The best place to start is in the little things. We may not be able to change society in one swipe, but we can make a difference in the few people around us, in our community. The truth is that we humans are small and our reach is limited. We are most often called to do the little things deeply and God causes the widening.
Over the past winter I lived in New York City and I saw much brokenness and unrest. All of the darkness was really quite overwhelming at times, but the moments I felt I had made the most difference were in the very small interactions.
Once, I met a man named Vladimir. I sat down beside him on a park bench and offered him some hot chocolate; he reciprocated with some glazed pretzels and we talked. He told me his story, of his broken relationship with his father, of his addiction to alcohol, and of his aspirations as a musician. Through the conversation and the simple fact of me being present and listening, I saw Vladimir experience the something more. Tears came to his eyes and he exclaimed over and over how present God was with him in that moment. As we were speaking, Vladimir’s father called him out of the blue and that was further confirmation for him of God’s grace. That conversation was Vladimir’s Wind Phone experience (mine as well) and it was a result of the awkward, everyday opportunity of approaching a man on a park bench and listening to his pain and desires.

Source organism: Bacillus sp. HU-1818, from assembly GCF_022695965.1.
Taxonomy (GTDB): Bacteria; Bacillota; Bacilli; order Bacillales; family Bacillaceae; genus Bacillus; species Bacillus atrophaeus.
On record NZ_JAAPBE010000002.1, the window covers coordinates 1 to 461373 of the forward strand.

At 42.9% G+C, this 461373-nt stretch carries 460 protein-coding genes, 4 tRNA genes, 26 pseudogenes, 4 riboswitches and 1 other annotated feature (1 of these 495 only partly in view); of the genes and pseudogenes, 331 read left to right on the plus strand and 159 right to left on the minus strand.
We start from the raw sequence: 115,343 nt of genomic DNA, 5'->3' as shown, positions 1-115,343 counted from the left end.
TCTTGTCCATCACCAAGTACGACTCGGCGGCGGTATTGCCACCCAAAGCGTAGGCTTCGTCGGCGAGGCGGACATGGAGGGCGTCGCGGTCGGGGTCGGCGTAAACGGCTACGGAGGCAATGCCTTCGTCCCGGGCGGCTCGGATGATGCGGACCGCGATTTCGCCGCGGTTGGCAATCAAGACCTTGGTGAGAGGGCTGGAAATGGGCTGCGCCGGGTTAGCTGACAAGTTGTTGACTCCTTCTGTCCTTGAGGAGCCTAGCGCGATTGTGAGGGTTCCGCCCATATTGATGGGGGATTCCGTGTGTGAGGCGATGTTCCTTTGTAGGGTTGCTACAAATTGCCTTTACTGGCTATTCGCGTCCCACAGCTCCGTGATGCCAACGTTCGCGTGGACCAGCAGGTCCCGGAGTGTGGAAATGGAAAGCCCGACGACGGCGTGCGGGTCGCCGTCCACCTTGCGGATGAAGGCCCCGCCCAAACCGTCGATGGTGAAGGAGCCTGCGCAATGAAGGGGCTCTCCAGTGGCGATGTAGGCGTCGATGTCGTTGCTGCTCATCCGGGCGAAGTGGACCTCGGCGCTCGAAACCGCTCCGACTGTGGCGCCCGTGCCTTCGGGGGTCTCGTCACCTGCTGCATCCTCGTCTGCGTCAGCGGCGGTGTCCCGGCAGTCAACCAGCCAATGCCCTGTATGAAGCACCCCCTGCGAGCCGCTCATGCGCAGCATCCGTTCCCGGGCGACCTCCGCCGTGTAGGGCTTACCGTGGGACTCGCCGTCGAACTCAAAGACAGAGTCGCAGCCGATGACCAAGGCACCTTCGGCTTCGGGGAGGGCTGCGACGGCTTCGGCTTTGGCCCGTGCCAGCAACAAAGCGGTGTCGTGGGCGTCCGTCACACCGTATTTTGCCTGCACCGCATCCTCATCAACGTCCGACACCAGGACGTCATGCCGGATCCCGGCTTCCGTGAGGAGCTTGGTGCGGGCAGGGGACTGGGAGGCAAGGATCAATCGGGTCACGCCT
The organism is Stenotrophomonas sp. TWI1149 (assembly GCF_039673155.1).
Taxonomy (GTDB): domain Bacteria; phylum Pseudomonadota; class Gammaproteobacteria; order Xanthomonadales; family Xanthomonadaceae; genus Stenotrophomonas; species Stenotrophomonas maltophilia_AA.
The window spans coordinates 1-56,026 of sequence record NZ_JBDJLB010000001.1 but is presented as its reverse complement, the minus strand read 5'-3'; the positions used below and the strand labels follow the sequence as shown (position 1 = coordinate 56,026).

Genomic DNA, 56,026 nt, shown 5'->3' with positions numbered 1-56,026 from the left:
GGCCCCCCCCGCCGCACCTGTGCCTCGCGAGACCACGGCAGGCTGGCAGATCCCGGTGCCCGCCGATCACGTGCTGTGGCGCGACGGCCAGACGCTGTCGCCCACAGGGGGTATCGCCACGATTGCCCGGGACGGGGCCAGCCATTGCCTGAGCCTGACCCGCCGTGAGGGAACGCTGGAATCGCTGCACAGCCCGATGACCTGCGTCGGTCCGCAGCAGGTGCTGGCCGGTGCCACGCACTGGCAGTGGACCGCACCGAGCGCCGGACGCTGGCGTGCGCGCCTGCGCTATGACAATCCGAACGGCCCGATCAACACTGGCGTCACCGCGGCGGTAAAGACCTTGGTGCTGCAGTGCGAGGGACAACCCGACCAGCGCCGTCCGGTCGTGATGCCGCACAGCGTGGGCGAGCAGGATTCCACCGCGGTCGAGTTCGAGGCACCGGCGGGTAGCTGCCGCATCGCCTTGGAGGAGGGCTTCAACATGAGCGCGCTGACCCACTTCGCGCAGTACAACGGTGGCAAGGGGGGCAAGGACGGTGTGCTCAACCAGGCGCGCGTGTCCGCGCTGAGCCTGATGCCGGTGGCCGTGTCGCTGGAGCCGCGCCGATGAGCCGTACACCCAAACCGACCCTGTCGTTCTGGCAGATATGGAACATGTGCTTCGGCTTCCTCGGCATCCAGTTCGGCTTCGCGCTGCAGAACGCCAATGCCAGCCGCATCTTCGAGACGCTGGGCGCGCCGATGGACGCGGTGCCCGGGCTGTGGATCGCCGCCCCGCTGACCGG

In conclusion, sometimes it may feel as if no one is interested in encountering something more than what they are accustomed to, but the Wind Phone tells a different story. The Wind Phone is a modern Altar to the Unknown God. Most Japanese homes have a shrine or altar to deceased ancestors and the Buddhist religion (a majority religion in Japan) teaches the elimination of desire as the means to painlessness, yet we see thousands of Japanese grievers visiting Sasaki’s quiet, beautiful garden and crying their desires and hurts into that black, rotary telephone. Just like the ancient Greeks, they sense there must be something more and that sense often raises its head in the presence of pain and unrest. Like Paul on Mars Hill we should proclaim that beautiful mystery that whispers in the corners of their hearts where emptiness aches. But we proclaim, not an altar to the Unknown God, but an altar to the Known God and the God who knows. We proclaim, not a Wind Phone that remains silent in the presence of our tears, but the Wind that is our Comforter.